In May 2012, after several female students accused him of "inappropriate touching", Curtis resigned from his positions at Lakewood Public Schools. In June 2012, Curtis was ordered to stand trial for five counts of criminal sexual conduct ranging from misdemeanors to felonies carrying a potential 15-year sentence. In August 2012, Curtis was charged with an additional, sixth count of criminal sexual conduct.
Curtis's criminal trial began on August 12, 2013, during which three of his victims and two others, all underage girls, testified. Curtis according to testimony offered massages to some of the girl athletes at the school, but not to any of the boys. Curtis was accused of touching the buttocks and breasts of and molesting two 15-year-old girls in 2012 when he was a volunteer weight-room strength trainer at Lakewood High School in Lake Odessa, Michigan, and touching, fondling, kissing the breast of, and sexually penetrating with his finger a 16-year-old girl in 2011 (he said it was the "most unfaithful he's ever been to [his] wife".). He gave the massages first in the school's weight room, then in a room next to the weight room, and ultimately in a windowless trainer's room.
On August 16 Curtis was found guilty on all six counts, including third-degree criminal sexual conduct, a crime that involves sexual penetration. In an hour-long address to the court, Curtis accused all his victims of lying, spoke of how he decided to become a servant of God while playing for Detroit, spoke of the people he brought to Christ through his example, and said that he was the one rebuffing advances from the girls. The Barry County, Michigan Prosecutor Julie Nakfoor Pratt later stated that Curtis' sentencing statement "was the most selfish, self-serving, victim-blaming statement I've heard in my career as a prosecutor. ... It speaks volumes about his character, or lack thereof."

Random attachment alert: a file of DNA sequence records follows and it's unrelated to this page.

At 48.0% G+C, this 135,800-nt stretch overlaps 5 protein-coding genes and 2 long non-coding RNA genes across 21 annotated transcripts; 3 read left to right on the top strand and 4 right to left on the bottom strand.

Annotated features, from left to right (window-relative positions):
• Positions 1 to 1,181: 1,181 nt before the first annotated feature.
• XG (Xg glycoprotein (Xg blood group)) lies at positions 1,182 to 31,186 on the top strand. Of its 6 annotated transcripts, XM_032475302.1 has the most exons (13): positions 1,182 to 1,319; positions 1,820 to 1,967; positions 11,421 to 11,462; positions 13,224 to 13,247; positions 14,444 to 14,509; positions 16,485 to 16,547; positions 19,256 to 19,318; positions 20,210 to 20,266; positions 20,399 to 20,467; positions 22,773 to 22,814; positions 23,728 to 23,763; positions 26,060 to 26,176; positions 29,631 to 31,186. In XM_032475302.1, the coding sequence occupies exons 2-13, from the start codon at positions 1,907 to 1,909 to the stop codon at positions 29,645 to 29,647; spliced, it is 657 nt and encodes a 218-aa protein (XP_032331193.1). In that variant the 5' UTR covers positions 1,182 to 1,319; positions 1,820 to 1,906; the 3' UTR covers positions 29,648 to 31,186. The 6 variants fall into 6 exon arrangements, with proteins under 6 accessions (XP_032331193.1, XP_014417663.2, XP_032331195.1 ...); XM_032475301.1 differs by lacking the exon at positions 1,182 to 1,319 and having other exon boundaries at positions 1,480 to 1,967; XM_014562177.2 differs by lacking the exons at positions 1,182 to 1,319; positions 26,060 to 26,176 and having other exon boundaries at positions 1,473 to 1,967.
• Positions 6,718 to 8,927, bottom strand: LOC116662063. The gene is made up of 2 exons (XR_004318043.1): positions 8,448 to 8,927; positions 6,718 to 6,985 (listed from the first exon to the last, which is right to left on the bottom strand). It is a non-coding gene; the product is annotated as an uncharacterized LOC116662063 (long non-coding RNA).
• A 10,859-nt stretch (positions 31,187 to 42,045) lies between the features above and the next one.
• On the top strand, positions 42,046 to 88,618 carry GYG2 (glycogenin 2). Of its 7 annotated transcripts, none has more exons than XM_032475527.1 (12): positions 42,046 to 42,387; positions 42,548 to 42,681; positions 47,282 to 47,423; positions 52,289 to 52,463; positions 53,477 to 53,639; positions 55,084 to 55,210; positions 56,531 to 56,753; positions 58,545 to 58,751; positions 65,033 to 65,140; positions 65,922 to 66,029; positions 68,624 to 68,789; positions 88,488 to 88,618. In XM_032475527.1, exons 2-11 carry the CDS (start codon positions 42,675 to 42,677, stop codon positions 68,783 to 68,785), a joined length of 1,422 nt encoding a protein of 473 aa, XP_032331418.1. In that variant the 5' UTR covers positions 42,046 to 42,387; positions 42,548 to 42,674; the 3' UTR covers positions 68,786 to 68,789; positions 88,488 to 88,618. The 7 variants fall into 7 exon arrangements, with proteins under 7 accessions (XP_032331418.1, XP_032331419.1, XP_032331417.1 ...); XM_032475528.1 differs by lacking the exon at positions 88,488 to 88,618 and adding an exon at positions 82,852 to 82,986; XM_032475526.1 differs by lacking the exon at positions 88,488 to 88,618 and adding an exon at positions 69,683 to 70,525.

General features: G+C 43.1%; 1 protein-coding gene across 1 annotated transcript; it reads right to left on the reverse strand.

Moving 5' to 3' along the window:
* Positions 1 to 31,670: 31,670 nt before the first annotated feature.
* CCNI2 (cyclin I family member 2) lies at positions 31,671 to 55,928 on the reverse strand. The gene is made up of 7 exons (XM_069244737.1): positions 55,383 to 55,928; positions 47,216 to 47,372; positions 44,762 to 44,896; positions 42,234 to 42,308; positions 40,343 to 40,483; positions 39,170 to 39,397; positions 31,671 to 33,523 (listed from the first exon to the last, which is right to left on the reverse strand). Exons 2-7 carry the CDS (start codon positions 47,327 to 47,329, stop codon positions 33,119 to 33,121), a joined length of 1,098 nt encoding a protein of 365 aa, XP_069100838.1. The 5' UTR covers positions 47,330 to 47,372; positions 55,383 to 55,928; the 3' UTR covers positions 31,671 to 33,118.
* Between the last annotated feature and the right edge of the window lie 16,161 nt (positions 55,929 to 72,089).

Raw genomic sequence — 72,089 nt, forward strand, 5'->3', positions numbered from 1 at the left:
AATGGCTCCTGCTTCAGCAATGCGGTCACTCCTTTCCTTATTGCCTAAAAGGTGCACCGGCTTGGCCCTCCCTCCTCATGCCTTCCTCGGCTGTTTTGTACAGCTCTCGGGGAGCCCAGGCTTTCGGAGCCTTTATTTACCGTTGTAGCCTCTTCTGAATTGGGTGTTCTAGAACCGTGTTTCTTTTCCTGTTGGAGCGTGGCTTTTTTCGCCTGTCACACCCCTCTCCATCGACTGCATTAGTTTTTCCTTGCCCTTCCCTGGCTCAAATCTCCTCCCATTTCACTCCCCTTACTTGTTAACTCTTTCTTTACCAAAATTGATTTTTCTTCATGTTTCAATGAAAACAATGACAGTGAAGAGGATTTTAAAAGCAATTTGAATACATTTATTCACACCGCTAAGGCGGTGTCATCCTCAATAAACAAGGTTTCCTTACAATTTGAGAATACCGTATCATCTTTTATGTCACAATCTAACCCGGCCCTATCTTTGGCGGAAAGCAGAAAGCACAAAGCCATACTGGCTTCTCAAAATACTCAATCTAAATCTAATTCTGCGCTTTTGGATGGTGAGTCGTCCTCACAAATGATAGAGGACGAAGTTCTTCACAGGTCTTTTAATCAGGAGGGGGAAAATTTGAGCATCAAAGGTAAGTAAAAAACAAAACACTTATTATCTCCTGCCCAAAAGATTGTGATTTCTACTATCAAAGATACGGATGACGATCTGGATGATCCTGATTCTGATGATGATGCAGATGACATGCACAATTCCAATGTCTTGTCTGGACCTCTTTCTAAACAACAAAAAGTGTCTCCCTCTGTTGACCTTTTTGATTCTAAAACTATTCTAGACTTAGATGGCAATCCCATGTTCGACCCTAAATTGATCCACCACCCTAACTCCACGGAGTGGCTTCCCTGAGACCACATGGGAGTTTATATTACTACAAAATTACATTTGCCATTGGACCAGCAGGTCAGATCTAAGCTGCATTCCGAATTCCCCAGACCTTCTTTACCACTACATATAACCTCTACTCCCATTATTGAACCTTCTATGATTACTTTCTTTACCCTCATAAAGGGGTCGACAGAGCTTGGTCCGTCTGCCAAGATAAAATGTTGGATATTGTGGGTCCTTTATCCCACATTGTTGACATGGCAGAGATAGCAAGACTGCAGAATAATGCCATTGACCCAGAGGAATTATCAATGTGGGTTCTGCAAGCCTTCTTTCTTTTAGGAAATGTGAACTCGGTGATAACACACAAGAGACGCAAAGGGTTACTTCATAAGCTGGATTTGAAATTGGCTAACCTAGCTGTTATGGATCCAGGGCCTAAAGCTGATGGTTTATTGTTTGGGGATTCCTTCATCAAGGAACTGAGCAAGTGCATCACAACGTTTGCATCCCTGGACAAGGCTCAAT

On October 3, 2013, Curtis was sentenced by Barry County Circuit Court Judge Amy McDowell to 7 to 15 years in prison. In February 2015, Curtis's criminal convictions were upheld by the Michigan state appeals court, in a 3–0 decision. After pursuing an attempt in March 2016 for re-sentencing, Curtis later withdrew the request when the presiding judge signaled that Curtis faced the possibility of a longer term of incarceration.
After Curtis's conviction, his former teammate Gabe Kapler wrote:
I'm floored that I misjudged the character of a man so horribly. Perhaps I was blinded with the mantle of righteous moral authority he always tried to wear and never looked deeper. ... Chad Curtis wasn't the first major leaguer to commit a heinous crime. I'm confident in my assessment, however, that he'll represent the last time that I allow the veil of religion and perceived moral high ground to impede my better judgment of another human being's fiber.
In a 2014 federal civil lawsuit filed against Curtis by his three victims in the criminal sexual conduct case plus a fourth Lakewood High School student accuser with similar claims, Curtis was found liable for battery against the four girls by Janet Neff, U.S. District Court Judge for the Western District of Michigan. A former Lakewood Public Schools board member who had started a group ministry with Curtis, Brian Potter, revealed for the first time in a 2015 deposition that Curtis had admitted to him in May 2012 that Curtis kissed one of the victims and had been "inappropriate," but that Potter had not reported the conversation to authorities. In June 2017 Curtis' victims settled a civil lawsuit against Lakewood Public Schools for $575,000.
In September 2017 Curtis settled a federal civil lawsuit with three of his four victims. The fourth victim took Curtis to trial, and in October 2017 was awarded a $1.8 million judgment against Curtis.
In May 2018 a federal lawsuit was filed by one of Curtis' victims, claiming that Curtis transferred nearly all his money and assets to his ex-wife, Candace Curtis, in an effort to avoid the court-ordered payouts to his victims. Citing recorded telephone conversations between Chad and Candace Curtis, plaintiff's attorney Monica Beck said, "They [Curtis and his ex-wife] transferred lots of money, vehicles, houses, and disposed and liquidated a lot of their assets, which they then tried to hide from the state of Michigan and then tried to hide from our client." Beck also cited a statement by Candace Curtis during one of those telephone conversations: "I'm trying to keep things out of (victim's) hands." In January 2019 Candace Curtis lost a bankruptcy petition, with the ruling judge writing that "[Candace Curtis] is simply attempting to forestall, if not escape, the post-judgment collection proceedings in District Court," and "[Candace Curtis'] testimony [ ] is indicative of [her] lack of good faith."